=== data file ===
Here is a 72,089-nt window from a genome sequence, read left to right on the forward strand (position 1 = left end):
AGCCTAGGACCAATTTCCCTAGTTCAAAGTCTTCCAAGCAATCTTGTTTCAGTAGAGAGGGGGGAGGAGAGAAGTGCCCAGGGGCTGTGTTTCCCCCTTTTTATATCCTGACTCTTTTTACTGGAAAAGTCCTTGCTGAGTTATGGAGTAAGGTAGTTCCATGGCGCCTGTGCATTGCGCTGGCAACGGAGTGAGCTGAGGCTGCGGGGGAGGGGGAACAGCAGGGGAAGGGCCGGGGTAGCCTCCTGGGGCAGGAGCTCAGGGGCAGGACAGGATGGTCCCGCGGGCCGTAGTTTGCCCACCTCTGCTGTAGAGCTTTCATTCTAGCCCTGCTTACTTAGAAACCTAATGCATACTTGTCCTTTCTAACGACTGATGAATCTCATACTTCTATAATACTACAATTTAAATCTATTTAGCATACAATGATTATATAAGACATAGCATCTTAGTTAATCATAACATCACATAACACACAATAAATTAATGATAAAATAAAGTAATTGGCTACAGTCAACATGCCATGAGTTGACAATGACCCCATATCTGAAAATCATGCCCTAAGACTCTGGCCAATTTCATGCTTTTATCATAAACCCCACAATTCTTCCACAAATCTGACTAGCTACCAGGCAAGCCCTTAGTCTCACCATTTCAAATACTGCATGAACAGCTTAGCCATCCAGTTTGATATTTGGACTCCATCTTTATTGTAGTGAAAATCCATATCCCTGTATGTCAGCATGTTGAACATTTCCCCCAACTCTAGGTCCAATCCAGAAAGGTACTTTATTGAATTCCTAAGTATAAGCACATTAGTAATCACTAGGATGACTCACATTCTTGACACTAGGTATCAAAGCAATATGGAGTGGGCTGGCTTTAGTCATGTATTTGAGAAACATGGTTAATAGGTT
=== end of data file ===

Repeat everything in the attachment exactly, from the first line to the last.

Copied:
Here is a 72,089-nt window from a genome sequence, read left to right on the forward strand (position 1 = left end):
AGCCTAGGACCAATTTCCCTAGTTCAAAGTCTTCCAAGCAATCTTGTTTCAGTAGAGAGGGGGGAGGAGAGAAGTGCCCAGGGGCTGTGTTTCCCCCTTTTTATATCCTGACTCTTTTTACTGGAAAAGTCCTTGCTGAGTTATGGAGTAAGGTAGTTCCATGGCGCCTGTGCATTGCGCTGGCAACGGAGTGAGCTGAGGCTGCGGGGGAGGGGGAACAGCAGGGGAAGGGCCGGGGTAGCCTCCTGGGGCAGGAGCTCAGGGGCAGGACAGGATGGTCCCGCGGGCCGTAGTTTGCCCACCTCTGCTGTAGAGCTTTCATTCTAGCCCTGCTTACTTAGAAACCTAATGCATACTTGTCCTTTCTAACGACTGATGAATCTCATACTTCTATAATACTACAATTTAAATCTATTTAGCATACAATGATTATATAAGACATAGCATCTTAGTTAATCATAACATCACATAACACACAATAAATTAATGATAAAATAAAGTAATTGGCTACAGTCAACATGCCATGAGTTGACAATGACCCCATATCTGAAAATCATGCCCTAAGACTCTGGCCAATTTCATGCTTTTATCATAAACCCCACAATTCTTCCACAAATCTGACTAGCTACCAGGCAAGCCCTTAGTCTCACCATTTCAAATACTGCATGAACAGCTTAGCCATCCAGTTTGATATTTGGACTCCATCTTTATTGTAGTGAAAATCCATATCCCTGTATGTCAGCATGTTGAACATTTCCCCCAACTCTAGGTCCAATCCAGAAAGGTACTTTATTGAATTCCTAAGTATAAGCACATTAGTAATCACTAGGATGACTCACATTCTTGACACTAGGTATCAAAGCAATATGGAGTGGGCTGGCTTTAGTCATGTATTTGAGAAACATGGTTAATAGGTT